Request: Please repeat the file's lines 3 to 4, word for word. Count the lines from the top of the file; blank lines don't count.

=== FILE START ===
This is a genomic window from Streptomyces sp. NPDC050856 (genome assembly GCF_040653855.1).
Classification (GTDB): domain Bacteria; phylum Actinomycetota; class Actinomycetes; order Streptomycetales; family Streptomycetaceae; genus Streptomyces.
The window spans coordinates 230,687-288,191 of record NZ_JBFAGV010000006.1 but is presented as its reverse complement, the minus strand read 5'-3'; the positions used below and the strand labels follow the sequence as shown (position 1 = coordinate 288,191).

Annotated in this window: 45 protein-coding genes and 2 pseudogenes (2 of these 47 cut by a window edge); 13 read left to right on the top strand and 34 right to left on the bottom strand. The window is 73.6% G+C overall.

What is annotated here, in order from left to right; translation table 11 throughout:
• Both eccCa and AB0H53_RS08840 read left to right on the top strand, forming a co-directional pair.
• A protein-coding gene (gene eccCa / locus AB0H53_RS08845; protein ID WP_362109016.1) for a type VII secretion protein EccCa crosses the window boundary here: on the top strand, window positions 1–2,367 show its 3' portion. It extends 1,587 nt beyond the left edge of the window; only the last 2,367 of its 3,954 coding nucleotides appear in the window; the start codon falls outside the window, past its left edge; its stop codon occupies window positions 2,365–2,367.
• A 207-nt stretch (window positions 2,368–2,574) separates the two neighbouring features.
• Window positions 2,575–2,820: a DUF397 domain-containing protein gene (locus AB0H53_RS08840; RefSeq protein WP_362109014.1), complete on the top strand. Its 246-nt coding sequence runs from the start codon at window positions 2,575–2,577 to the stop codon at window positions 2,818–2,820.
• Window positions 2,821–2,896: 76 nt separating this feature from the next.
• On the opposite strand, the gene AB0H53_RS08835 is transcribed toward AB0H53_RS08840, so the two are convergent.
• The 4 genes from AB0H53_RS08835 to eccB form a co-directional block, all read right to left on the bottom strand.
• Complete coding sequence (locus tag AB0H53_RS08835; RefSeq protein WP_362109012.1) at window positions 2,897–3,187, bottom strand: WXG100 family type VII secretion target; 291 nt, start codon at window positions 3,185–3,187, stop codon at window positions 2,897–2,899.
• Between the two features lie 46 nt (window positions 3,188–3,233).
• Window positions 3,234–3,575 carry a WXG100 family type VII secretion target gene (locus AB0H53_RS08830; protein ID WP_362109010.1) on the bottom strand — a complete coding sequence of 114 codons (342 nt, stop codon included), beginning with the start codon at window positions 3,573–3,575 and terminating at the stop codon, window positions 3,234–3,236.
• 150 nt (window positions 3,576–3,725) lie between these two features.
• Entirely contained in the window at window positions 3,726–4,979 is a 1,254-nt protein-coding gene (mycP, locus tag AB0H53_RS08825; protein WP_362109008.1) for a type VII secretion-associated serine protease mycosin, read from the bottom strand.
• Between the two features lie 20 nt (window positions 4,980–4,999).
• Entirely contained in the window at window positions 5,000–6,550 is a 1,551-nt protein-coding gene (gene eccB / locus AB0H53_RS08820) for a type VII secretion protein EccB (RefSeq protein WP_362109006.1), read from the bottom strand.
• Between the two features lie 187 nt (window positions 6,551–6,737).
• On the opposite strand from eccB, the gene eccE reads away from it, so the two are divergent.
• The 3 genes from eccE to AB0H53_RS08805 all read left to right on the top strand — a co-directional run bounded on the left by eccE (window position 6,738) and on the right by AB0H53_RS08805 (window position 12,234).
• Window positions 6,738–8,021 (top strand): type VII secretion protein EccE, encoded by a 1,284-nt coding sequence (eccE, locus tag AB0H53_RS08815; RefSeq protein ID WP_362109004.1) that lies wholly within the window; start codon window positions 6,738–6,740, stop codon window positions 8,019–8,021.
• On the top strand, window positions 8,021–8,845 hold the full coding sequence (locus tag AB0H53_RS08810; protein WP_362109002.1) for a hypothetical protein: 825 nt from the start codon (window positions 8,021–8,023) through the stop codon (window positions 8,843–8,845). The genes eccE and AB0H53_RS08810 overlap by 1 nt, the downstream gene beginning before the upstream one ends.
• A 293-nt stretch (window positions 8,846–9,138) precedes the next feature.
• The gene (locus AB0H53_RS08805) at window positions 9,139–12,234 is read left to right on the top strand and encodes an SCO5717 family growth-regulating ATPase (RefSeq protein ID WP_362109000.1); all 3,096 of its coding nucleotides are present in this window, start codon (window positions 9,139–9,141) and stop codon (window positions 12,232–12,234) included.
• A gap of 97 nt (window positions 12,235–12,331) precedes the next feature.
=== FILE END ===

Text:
The window spans coordinates 230,687-288,191 of record NZ_JBFAGV010000006.1 but is presented as its reverse complement, the minus strand read 5'-3'; the positions used below and the strand labels follow the sequence as shown (position 1 = coordinate 288,191).

Annotated in this window: 45 protein-coding genes and 2 pseudogenes (2 of these 47 cut by a window edge); 13 read left to right on the top strand and 34 right to left on the bottom strand. The window is 73.6% G+C overall.